You had to live under a rock in the last week to have missed the constant chatter about the record-breaking Powerball drawing this week of $1.586 billion. With three jackpot winners, each will take home around $187 million after taxes with a lump sum pay out. That’s a lotta moolah. Enough to sustain a family for generations, and even in perpetuity if invested correctly, spent wisely, and a worldwide financial collapse doesn’t occur at some point.
I actually bought a ticket this time for the first time ever. I was curious about the hype and what actually compels people to throw away money in large sums every week. So I went to the corner store on Wednesday afternoon. Asked for a ticket. Gave my $2 in cash. And walked out. Done. Easy. Too easy.
I remember seeing a disheveled man sitting with several manual entry forms (is that what they’re called?), hurriedly filling them in. I also remember the clerk saying with sadness in her voice that someone before me just spent $250 on tickets.
That night, I actually watched the 10pm evening news (1 hour before the numbers would be picked) and they did a masterful job of roping people into watching their entire broadcast and hyping up the drawing. They interviewed the mayor about a big business deal the city had secured that day but also asked if he would come to work the next day if he won. He said he would not. So we have a mayor of a major metropolitan city telling viewers he wouldn’t do the job he was elected to do if he won the lotto. Nice.
Right before the drawing, my husband and I had a brief “what would we do with the money conversation” in which we hashed out how much we would likely give away to charity at the beginning. Beyond that, we couldn’t come up with much and I suspect it’s because we knew there was statistically zero chance of us winning. But we did look up what we should do if we did win. Mark Cuban had some good advice.
A few minutes before the drawing, I remember rushing to find the ticket in my wallet. As though it would matter whether I knew the numbers immediately or a few minutes later. I can feel the fever beginning to come over me.
And finally, the winning numbers. I see one that matches - 4! And I have the Powerball number! And… that’s it. Looking again. No more matches. My numbers didn’t change. How about one more check? Nope! My numbers still didn’t change.
I check the Powerball site to see if I’ve won anything and it’s $4. Oddly enough, if I only had one of the 5 numbers and no Powerball, the prize of $4 is the same. So I feel a little less like a winner.
So I’ve doubled my money on Powerball. That’s a 100% rate of return. But I’m not playing again. Let’s walk through my experience for reasons why.
1. It’s a poor tax.
The man that was sitting in the corner store filling out his tickets did not appear to have money to throw away on lotto. And yet there he was putting a lot of hope in winning something he will almost certainly not win. The government runs the lottery, hypes it up to people who are most on the edge of financial viability, and then turns around and taxes it at 39%, not including state and local taxes. This MarketWatch article does a great job of gathering data to show just how bad the lotto is for the poor in this country.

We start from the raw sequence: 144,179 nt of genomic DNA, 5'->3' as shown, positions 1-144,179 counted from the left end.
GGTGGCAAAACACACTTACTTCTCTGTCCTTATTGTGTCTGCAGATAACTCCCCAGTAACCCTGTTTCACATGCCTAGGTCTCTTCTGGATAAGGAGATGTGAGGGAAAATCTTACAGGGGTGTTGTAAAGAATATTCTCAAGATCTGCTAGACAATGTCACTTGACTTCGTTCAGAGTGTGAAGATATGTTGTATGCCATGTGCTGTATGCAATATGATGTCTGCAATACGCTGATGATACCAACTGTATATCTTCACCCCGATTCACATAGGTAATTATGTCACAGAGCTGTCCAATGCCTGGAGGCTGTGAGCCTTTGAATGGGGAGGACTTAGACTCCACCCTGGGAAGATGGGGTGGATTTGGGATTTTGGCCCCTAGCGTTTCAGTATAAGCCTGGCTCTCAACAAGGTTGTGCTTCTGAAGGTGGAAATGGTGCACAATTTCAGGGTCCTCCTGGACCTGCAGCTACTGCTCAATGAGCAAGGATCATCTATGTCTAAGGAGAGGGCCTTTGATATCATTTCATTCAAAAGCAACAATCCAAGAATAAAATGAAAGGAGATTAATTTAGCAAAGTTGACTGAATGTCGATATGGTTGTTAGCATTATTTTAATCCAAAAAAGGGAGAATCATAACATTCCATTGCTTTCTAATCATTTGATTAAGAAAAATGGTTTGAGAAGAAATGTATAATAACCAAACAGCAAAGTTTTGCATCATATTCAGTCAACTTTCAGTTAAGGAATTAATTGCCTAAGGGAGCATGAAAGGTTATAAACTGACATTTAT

2. It squashes human purpose.
Remember the mayor? He said he wouldn’t come to work. Does he hate his job? I don’t know. But if he thinks that winning the lotto will change his life overnight and fix whatever he doesn’t like about it, he’s wrong. Money is money. It’s a tool. It’s not a person, an emotion, or a new life. It can’t change who you are, fundamentally, as a person. If you think that “doing nothing” sounds great, you haven’t figured out who you are as a person. What drives you. Your reason to live. Winning overnight through chance rather than through work, sacrifice, and making choices about your path in life, is often a recipe for disaster for many lotto winners.
3. It’s a blackhole for real-life momentum.
It took me time go buy the ticket. To find out the numbers. To (sort of) dream about what I’d do with the money. Just imagine how much time and money are wasted by people who play the lotto all the time. What if you could spend that time and effort dreaming about your own business? Or gaining new skills? What if you spent your life living and dreaming in reality, and not in a fantasy? (Read my post Achieving your goals may start with a walk for an idea on how to start dreaming.)
I’ll take my $2 in winnings and call it a day. Financial independence is not found in false hope, but in making plan and executing on it.
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